as i’ve gotten further along in this journey of mine, i’ve tried to identify when the bad habits i’ve picked up along the way in my life have crept back up. particularly with my own romantic connections which have been marked by a string of failed relationships and unrequited love, i had become increasingly jaded and this skepticism had taken a strong root in my life, like weeds choking out a rose garden. and so i’ve tried to find the things about my personality which stop me from experiencing emotion and joy and i’ve tried to deactivate them. these mechanisms of cynicism and sarcasm which normally serve as a wall of protection from being taken advantage of or being the “sucker” do serve their purposes but there is always a consequence, and for me that consequence is that some of the more elemental and basic joys of being a human get blocked. they become forgotten about, and my world had become grayer because of it.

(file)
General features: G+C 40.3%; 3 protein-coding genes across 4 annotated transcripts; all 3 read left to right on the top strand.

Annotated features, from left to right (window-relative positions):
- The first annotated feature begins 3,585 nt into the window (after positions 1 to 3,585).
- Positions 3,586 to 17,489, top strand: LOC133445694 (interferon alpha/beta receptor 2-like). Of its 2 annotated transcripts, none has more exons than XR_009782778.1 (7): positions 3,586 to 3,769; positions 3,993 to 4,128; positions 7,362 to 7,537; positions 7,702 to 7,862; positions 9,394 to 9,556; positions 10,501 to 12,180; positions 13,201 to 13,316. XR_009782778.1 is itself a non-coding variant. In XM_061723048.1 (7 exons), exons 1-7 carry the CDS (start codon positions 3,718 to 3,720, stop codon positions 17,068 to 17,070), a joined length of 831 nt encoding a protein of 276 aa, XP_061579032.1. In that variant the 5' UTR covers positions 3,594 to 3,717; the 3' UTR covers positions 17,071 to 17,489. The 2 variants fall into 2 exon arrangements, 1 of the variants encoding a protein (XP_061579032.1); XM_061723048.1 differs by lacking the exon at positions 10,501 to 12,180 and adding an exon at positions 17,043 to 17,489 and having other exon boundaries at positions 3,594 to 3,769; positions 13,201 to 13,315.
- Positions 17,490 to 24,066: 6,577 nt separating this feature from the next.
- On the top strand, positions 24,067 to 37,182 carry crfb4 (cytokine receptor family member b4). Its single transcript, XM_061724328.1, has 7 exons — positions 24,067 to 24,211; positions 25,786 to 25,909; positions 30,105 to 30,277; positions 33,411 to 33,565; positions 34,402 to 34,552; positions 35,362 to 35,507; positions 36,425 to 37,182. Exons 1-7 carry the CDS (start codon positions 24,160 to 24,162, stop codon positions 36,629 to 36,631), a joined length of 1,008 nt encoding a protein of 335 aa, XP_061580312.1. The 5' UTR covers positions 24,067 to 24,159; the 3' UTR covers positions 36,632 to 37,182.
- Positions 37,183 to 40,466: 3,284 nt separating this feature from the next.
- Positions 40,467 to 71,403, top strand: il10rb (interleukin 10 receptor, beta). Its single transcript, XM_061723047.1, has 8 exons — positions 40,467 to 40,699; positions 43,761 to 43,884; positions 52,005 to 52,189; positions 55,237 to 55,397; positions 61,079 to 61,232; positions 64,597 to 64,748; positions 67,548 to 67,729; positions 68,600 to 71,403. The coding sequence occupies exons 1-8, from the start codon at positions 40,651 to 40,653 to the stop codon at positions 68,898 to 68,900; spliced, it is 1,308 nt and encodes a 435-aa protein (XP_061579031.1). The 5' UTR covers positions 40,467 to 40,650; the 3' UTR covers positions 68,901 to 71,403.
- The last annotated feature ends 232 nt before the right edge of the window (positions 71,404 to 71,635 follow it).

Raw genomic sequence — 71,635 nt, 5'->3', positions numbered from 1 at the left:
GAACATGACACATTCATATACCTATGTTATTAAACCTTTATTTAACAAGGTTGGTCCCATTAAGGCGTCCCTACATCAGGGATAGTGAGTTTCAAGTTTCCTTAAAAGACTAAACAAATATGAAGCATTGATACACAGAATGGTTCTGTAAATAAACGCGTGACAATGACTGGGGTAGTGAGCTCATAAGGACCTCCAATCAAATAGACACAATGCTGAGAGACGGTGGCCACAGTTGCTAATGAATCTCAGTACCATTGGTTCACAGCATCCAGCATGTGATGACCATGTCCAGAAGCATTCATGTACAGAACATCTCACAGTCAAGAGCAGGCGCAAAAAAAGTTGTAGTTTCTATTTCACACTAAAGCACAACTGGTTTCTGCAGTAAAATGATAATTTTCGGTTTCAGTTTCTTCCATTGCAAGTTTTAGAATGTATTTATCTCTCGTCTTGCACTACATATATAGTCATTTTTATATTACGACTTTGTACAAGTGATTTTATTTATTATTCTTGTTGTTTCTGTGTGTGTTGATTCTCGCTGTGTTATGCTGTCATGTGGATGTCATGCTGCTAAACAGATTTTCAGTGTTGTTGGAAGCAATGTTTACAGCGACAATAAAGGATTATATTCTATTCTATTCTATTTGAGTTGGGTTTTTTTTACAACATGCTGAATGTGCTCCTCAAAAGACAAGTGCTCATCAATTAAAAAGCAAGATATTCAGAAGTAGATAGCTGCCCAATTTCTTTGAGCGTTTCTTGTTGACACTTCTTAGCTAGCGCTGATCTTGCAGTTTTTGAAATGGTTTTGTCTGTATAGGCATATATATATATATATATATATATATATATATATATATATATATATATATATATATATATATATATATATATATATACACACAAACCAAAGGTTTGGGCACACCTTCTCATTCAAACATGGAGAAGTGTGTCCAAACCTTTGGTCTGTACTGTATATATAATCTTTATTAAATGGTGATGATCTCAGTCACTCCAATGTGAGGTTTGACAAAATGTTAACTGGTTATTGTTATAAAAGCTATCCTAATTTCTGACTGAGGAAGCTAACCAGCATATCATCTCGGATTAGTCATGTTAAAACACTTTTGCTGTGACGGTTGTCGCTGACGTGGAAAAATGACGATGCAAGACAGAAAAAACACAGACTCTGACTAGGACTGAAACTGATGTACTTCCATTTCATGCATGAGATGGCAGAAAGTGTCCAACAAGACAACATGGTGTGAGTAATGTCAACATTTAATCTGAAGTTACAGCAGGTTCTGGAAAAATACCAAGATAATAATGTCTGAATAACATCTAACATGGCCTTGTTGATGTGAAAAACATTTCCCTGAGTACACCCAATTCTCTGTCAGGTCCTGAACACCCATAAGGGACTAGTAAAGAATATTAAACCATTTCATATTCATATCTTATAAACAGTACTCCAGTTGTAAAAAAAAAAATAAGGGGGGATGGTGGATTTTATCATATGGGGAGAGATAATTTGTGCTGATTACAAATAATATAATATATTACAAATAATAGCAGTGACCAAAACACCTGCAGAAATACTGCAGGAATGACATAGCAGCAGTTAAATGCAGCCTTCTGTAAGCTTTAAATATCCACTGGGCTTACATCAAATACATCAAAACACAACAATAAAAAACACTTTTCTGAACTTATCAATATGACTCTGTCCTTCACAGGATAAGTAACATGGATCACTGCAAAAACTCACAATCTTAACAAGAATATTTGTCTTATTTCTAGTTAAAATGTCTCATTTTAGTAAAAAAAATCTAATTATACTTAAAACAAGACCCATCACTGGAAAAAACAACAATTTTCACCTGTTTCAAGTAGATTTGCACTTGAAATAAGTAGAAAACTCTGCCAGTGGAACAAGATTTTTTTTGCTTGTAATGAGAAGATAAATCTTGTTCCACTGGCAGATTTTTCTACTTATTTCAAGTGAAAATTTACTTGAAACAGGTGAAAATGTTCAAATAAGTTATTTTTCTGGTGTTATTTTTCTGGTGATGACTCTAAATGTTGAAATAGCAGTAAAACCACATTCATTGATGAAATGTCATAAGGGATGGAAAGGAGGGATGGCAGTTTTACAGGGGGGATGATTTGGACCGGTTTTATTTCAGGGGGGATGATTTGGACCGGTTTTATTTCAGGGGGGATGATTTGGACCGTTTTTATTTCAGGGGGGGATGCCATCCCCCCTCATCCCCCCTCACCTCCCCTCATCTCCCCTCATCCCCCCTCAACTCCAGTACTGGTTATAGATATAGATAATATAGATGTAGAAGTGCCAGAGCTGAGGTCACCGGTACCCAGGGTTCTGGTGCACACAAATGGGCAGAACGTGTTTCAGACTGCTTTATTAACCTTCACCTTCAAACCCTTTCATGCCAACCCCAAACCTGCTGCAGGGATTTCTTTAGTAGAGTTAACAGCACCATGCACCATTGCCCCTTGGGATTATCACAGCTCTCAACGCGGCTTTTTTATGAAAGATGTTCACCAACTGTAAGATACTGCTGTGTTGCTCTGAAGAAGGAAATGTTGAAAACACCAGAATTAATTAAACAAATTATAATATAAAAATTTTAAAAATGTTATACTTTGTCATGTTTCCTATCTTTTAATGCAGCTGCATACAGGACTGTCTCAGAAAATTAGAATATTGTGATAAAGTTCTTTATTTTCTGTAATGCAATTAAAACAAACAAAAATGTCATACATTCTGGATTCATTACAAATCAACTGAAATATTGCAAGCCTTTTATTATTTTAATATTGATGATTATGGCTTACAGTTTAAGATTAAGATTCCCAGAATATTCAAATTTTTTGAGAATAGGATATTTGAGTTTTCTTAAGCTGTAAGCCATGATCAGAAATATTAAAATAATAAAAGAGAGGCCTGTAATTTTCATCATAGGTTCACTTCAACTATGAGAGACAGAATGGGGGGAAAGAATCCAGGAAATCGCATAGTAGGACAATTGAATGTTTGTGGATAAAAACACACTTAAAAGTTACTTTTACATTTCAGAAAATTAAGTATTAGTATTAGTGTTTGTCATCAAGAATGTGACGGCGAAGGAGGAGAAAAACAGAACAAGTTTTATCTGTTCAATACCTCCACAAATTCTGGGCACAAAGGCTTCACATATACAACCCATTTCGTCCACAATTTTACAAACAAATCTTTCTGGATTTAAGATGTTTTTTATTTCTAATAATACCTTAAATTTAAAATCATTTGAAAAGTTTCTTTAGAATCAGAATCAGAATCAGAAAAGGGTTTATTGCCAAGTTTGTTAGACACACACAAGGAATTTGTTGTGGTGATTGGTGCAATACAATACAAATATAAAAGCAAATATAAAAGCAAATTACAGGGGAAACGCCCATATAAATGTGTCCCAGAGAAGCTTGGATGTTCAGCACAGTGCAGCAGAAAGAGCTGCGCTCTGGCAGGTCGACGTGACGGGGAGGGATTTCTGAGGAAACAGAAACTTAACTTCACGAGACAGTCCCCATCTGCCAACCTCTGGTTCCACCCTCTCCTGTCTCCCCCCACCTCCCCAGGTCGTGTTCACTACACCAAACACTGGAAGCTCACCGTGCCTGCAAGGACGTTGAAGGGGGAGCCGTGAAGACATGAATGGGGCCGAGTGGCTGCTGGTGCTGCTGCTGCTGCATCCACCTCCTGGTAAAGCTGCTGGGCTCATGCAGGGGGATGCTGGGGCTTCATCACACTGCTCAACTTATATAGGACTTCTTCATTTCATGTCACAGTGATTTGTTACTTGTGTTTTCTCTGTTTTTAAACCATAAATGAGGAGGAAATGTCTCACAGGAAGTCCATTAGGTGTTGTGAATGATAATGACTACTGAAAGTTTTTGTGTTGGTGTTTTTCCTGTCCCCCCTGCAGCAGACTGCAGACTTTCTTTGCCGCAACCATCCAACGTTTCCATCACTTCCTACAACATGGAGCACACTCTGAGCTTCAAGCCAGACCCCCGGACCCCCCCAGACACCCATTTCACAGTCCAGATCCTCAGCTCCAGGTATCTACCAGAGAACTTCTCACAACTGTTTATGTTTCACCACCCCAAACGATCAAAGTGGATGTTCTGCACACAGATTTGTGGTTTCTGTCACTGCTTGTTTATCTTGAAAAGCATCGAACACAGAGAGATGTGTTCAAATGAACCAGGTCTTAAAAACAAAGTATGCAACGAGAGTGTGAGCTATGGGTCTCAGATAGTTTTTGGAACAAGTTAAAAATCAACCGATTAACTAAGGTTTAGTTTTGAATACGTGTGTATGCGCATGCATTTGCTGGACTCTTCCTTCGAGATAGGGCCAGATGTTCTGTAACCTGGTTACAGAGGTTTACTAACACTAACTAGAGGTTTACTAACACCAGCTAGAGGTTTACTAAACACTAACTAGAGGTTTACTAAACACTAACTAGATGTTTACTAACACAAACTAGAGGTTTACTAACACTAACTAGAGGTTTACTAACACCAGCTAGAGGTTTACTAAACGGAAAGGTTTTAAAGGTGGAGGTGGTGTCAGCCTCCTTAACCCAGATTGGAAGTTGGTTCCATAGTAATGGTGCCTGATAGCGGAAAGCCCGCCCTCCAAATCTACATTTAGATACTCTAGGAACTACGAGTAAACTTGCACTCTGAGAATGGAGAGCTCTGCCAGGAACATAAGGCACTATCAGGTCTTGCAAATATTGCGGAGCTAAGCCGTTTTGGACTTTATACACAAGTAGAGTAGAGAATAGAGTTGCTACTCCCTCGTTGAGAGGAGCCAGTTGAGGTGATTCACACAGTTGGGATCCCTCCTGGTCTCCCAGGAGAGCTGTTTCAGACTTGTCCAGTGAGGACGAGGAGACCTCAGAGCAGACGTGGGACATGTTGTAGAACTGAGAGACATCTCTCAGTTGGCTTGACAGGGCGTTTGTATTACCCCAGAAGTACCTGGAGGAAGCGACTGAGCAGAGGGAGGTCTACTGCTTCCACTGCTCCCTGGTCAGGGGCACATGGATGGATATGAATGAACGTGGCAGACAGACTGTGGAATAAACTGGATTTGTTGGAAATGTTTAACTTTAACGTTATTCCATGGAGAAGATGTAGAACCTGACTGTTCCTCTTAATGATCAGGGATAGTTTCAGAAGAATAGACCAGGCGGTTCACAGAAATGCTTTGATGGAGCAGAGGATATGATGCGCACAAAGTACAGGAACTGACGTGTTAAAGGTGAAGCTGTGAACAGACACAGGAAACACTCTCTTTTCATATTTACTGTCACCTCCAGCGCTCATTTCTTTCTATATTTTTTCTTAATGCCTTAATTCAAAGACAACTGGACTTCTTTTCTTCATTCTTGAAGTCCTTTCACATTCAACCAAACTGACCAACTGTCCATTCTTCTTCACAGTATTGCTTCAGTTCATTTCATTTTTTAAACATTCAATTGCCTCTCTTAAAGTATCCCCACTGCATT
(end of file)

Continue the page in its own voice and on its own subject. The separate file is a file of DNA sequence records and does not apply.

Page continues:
so when i was enthusiastically talking with this wonderful pair, i caught my instinct to “play it cool” and i quickly shut it down. i listened, i got excited, i expressed my enthusiasm, i asked for elaboration. it was fun, and they were a fun couple. james’ witty british humor made the retelling of the story easy to want to join in on the ride, and slavka’s periodic additions or corrections helped provide balance and accuracy to the story, as shared stories between brits and americans are wont to stretch a bit when there is whiskey involved. it was fun to watch them interact with each other, and i could tell that they were a great pair, one that would definitely last. they appreciated each other, and more importantly, it was obviously that they truly did enjoy hanging out. there was chemistry there, but there was also that “partner in crime” element that i don’t always see in couples. especially after traveling together with no other normal distractions to occupy them. often times in those couples i see something different: exhaustion.